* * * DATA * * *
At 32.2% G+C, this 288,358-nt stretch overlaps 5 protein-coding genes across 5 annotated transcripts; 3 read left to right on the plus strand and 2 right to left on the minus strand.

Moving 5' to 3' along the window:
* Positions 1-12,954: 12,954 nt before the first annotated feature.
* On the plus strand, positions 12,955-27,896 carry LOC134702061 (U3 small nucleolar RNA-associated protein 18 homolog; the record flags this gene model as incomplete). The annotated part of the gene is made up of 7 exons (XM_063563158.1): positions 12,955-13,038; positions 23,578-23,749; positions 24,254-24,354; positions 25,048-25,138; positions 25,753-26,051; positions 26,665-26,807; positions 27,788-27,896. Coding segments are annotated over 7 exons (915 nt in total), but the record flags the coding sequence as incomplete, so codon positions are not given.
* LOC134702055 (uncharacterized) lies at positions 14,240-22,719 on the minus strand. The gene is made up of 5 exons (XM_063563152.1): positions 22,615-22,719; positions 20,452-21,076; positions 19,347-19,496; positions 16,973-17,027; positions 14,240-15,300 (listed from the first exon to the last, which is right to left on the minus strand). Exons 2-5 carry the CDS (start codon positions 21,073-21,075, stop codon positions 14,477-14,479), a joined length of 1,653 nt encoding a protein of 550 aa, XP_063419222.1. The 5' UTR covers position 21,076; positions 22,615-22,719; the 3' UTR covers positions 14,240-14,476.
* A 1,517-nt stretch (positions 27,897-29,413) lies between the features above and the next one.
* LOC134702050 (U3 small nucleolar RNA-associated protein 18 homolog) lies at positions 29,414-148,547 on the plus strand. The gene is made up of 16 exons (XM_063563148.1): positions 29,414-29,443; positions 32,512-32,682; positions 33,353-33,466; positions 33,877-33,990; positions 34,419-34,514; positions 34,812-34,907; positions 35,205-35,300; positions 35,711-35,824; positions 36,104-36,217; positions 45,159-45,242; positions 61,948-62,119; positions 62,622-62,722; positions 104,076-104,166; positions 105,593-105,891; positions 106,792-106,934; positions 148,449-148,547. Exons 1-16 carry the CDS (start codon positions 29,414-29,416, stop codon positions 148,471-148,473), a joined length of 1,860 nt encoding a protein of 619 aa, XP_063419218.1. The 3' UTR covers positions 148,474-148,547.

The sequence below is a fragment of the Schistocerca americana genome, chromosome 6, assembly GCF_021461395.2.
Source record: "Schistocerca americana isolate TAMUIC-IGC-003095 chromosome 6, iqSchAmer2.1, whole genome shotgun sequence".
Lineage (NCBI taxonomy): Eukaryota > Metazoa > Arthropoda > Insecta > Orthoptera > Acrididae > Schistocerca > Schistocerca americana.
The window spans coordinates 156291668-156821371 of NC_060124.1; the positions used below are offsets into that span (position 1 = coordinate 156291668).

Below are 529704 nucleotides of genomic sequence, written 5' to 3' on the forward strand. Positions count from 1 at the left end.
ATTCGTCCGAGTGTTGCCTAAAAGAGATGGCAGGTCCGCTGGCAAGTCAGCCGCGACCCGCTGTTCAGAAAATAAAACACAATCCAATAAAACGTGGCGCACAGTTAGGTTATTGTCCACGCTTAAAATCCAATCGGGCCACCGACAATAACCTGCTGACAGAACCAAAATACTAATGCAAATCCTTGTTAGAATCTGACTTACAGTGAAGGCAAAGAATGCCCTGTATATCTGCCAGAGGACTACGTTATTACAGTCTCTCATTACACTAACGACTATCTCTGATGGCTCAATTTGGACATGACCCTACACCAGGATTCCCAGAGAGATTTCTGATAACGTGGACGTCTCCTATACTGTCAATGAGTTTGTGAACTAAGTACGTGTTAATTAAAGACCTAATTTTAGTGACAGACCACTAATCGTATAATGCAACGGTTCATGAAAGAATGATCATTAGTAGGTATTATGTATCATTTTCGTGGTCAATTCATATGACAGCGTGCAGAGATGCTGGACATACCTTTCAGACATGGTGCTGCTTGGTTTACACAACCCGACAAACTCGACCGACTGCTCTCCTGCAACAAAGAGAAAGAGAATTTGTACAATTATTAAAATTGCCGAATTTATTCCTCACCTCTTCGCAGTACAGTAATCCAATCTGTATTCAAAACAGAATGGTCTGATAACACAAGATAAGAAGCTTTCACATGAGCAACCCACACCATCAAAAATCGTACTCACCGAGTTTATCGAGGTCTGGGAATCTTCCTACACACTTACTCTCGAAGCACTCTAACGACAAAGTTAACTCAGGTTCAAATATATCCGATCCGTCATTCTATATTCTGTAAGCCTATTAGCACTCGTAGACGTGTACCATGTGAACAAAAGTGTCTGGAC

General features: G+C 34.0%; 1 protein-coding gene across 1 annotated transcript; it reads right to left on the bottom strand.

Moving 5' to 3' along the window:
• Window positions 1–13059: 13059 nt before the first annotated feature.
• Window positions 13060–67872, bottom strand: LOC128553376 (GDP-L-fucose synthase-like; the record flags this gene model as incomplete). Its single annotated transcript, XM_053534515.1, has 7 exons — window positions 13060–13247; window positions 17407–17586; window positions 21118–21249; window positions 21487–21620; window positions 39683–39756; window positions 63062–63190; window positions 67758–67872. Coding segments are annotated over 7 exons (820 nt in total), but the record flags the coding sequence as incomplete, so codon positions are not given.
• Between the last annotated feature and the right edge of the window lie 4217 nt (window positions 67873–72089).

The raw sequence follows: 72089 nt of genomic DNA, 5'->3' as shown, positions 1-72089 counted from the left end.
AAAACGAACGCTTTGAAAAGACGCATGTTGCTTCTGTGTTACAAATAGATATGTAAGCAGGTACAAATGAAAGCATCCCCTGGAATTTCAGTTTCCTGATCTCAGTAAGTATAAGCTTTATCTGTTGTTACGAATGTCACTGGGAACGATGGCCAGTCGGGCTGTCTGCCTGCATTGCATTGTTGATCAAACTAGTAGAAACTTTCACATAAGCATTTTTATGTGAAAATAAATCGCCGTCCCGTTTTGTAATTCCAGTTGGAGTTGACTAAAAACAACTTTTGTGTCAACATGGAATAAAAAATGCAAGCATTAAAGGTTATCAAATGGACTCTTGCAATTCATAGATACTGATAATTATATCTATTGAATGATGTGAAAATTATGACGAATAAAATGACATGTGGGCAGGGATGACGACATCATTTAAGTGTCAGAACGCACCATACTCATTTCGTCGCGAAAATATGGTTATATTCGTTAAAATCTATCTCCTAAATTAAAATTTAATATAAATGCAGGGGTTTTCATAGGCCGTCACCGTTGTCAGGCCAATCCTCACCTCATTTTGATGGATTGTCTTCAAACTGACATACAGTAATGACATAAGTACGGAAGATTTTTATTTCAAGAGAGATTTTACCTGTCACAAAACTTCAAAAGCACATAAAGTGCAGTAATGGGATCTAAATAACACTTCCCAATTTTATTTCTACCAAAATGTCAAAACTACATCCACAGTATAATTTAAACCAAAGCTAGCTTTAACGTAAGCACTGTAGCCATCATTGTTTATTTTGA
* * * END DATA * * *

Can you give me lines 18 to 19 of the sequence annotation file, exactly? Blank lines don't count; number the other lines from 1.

• Between the last annotated feature and the right edge of the window lie 4217 nt (window positions 67873–72089).

The raw sequence follows: 72089 nt of genomic DNA, 5'->3' as shown, positions 1-72089 counted from the left end.